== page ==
Nineties Bookmark and Share

With the '90s house music finally caught up with Hi-NRG being popular in the rest of Europe since the seventies. And with huge success. Acts like 2 Unlimited, T-Spoon, Vengaboys became the Netherlands's prime musical export product next to classical violinist André Rieu and his Orchestra whose creed was 'No House, but Strauss'. More daring electronic music was made by Quazar, Speedy J and Orlando Voorn.

The dance scene in Rotterdam took German techno in overdrive and named it gabber (gabba) which is basically Hoempa at 220 beats per minute. Dubbed hardcore techno in other European countries its music was as simple as it was effective. Gabber had it’s finest hour with the 1992 hit Poing. Succesfull acts were DJ Paul Elstak, Charly Lownoise & Mental Theo and the Party Animals.

Genuine funk-metal-hiphop-dance-crossover Urban Dance Squad, pop outfit Loïs Lane, guitar-driven pop band Bettie Serveert, saxophonist Candy Dulfer, pop duo Ten Sharp and soulful pop band Total Touch (with singer Trijntje Oosterhuis) strongly benefited from new governmental funding for pop music. Dutch-language rockers the Scene would finally make their mark in the nineties (after being around in the eighties) with succesfull albums,

Having become a multi-cultural society, in the '90s the Netherlands boosted world music artists, mostly with either Turkish or Moroccan roots (East Meets West, Jeunes Turcs, Raïland and Noujoum Raï). To add to this multi cultural and lingual landscape the province added with bands singing in dialect. Seventies act Normaal was still around but De Kast, Skik and Rowwen Hèze were new and played old fashioned folklore music mixed with modern pop.

Hiphop started to gain a wider audience in the nineties kicking of with .the All Star Fresh of King Bee topping charts with: 'Back by dope demand' in the early nineties. The Osdorp Posse were the founders of Dutch rap or Nederhop. Their frontman, Def P (Pascal Griffioen), switched from English to Dutch in 1988, which made him the first to rap in Dutch. That year, Def P, IJsblok, King and Seda formed the Osdorp Posse. Over the years, they explored all sides of hiphop, from poetic hiphop to politically engaged hiphop. They introduced several Anglicisms in the Dutch language, such as 'moederneuker' ('motherfucker'). Extince (Peter Kops), Brainpower (Gert-Jan Mulder), Def Rhymz (Dennis Bouman) and Postmen are other well known rap-acts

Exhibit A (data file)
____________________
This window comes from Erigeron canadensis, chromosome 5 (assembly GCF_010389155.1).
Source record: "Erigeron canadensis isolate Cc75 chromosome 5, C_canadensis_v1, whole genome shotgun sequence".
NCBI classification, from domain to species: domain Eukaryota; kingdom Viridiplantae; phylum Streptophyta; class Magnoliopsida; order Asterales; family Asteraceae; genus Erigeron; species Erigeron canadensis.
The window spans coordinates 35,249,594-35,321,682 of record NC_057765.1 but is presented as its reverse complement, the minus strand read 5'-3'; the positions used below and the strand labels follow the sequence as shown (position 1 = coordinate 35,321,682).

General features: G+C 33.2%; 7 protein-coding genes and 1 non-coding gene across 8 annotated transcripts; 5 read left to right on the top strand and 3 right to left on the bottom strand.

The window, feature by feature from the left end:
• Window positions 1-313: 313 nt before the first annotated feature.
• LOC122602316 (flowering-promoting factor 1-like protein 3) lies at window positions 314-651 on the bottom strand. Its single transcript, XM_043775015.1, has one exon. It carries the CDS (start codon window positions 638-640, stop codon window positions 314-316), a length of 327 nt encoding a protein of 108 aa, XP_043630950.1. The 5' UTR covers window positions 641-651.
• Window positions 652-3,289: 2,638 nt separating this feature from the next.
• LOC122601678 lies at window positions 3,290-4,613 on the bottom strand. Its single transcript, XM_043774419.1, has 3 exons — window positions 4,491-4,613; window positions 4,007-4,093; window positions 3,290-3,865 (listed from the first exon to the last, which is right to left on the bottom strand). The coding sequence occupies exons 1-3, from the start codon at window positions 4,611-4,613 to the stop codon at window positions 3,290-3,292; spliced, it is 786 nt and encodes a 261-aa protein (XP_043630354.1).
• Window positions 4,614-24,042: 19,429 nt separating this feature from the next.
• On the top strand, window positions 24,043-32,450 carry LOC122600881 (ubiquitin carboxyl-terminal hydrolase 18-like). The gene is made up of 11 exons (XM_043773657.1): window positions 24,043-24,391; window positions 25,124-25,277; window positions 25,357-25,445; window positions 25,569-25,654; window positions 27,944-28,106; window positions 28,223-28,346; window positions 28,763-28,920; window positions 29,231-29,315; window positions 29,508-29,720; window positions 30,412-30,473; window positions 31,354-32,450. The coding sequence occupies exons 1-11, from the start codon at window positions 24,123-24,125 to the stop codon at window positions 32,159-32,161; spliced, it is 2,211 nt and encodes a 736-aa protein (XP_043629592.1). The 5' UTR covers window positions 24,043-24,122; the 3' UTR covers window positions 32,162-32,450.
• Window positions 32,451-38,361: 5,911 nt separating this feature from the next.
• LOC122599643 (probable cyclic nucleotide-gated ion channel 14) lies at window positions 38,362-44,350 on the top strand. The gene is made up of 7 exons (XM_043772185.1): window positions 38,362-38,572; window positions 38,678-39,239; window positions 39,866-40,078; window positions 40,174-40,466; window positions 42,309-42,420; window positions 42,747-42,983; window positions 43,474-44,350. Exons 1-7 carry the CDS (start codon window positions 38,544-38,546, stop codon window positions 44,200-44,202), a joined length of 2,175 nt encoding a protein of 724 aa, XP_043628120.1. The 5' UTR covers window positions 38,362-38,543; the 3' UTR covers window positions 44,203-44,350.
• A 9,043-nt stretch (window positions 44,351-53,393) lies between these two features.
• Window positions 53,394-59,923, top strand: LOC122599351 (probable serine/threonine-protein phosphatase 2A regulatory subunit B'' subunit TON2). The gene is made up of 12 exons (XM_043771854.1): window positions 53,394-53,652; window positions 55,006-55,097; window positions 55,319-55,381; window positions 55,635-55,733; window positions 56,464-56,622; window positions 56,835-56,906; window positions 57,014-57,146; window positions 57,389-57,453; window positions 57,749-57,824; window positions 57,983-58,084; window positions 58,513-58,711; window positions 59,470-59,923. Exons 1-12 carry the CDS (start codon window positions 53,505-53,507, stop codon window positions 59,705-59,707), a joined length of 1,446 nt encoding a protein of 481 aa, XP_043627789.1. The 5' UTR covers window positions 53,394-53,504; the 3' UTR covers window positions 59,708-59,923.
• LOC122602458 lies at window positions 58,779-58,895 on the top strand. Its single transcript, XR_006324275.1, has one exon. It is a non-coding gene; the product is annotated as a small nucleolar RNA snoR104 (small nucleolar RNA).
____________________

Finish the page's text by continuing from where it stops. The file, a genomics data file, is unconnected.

The tv shows of entertainer Paul de Leeuw played an important role in reintroducing Levenslied and Dutch sung pop. Artists like Willeke Alberti and Ruth Jaccot thank their (reborn) popularity after his TV shows. Another person who held Dutch sung pop high was singer and songwriter Jan Rot. He switched form English to Dutch at the start of the nineties with the album 'Hoop & liefde' ('Hope and love'). During the decade he would also write and produce for former sixties teenage stars like Anneke Grönloh. And the nineties also saw the return of pirate radio. This time not from the sea but from the province. And this time not pushing English sung rock but Dutch sung. Levenslied artists like Marianne Weber, Frans Bauer, Jannes, Dries Roelvink, Grad Damen and Wolter Kroes The first two soon spread out to the German Schlager market. The Cabaret and Kleinkunst genre was boosted by new talent of which duo Acda & De Munnik became the most succesfull.

Three acts originating in the nineties would turn out to become local superstars. Half Dutch- half Italian singer Marco Borsato, poprock band Bløf and rock chanteuse Anouk would go on to fill stadiums in the new millennium. The first two in the Dutch language, the last in English.






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